Plot maze

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Time to Re-Plot my Novel

I’ve been chugging along on my novel revision, enjoying how the scenes are coming together. But it’s time to stop and take a wider look at the structure of the novel. Sigh. I’m not pleased. I was enjoying the pace of revisions and starting to enjoy the rhythm I had established of reading and marking up a scene at night and re-writing it the next day. But the scene I was reading last night has that major plot point that I’ve got to solve before moving on.

It’s time to pull out Novel Metamorphosis and go back to the basics: Novel Metamorphosis by Darcy PattisonWrite down the basic plot points for this subplot, pinpoint where it changes from the last draft and re-plot. It must be done now, before the plot begins to spaghetti out of control–if it hasn’t already.

Placeholders in a First Draft

My plot problems are caused by a complication which my readers found unbelievable. Even when writing that first draft of the novel, I probably knew I’d face this in the revision. But I didn’t know what else to put there. I like the idea of placeholders, ideas or chunks of writing or simply a phrase which hold a place in the story until I can come back and spend time replacing it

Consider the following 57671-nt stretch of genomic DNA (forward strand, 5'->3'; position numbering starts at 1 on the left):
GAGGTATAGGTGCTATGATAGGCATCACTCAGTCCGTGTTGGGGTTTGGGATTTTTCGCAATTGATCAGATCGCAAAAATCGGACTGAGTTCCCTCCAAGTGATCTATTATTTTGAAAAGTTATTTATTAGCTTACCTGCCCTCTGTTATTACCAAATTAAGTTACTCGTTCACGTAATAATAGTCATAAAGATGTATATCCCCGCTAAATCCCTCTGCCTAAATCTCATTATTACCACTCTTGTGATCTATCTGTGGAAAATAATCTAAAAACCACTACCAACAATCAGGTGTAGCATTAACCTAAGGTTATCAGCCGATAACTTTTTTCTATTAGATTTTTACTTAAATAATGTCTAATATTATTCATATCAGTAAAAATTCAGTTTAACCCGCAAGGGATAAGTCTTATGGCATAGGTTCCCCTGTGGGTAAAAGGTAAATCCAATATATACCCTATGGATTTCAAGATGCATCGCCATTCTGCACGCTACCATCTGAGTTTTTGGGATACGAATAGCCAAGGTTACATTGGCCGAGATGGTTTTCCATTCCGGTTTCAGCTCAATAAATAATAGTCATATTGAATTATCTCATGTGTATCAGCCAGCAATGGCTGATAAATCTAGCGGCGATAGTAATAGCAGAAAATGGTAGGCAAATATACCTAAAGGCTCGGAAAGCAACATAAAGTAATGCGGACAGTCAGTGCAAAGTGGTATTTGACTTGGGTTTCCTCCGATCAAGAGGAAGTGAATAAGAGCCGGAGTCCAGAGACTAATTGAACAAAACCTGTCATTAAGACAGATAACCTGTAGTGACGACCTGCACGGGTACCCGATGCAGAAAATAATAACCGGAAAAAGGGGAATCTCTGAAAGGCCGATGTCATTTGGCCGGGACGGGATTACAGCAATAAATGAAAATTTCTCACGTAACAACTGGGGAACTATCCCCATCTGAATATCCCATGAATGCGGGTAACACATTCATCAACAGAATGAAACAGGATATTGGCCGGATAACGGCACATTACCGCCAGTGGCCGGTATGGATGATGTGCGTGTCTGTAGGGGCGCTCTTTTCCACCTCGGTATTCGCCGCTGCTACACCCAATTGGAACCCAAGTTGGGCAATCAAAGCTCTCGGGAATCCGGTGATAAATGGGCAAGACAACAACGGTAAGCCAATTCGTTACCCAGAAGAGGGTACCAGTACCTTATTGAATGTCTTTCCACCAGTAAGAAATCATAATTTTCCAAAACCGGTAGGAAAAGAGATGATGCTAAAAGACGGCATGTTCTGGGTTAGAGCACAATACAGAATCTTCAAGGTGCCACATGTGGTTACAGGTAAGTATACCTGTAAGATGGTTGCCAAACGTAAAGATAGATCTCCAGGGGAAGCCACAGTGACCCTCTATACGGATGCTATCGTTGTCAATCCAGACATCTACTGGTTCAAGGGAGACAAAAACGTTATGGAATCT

When I come back to re-evaluate the place holder, here’s my criteria:

Unique, fresh, unusual. I’m looking for something to “stand out in today’s crowded marketplace.” I’m thinking about how to push in some direction that is unexpected, different. (How many ways can you even say, unique, fresh, unusual, different? Even THAT expression is tired.)

Appropriate and fits story. I’m lazy, too. I want something that fits the current story with the least amount of change involved. I go for unique first and do huge revisions if necessary. But really, why would I wish extra work on myself? Sometimes, just a bit more brainstorming will unearth an alternative that works and involves the least revising.

So, that’s my plan for today: fire up the ol’ brain cells and try to find my way out of the maze of novel plotting.

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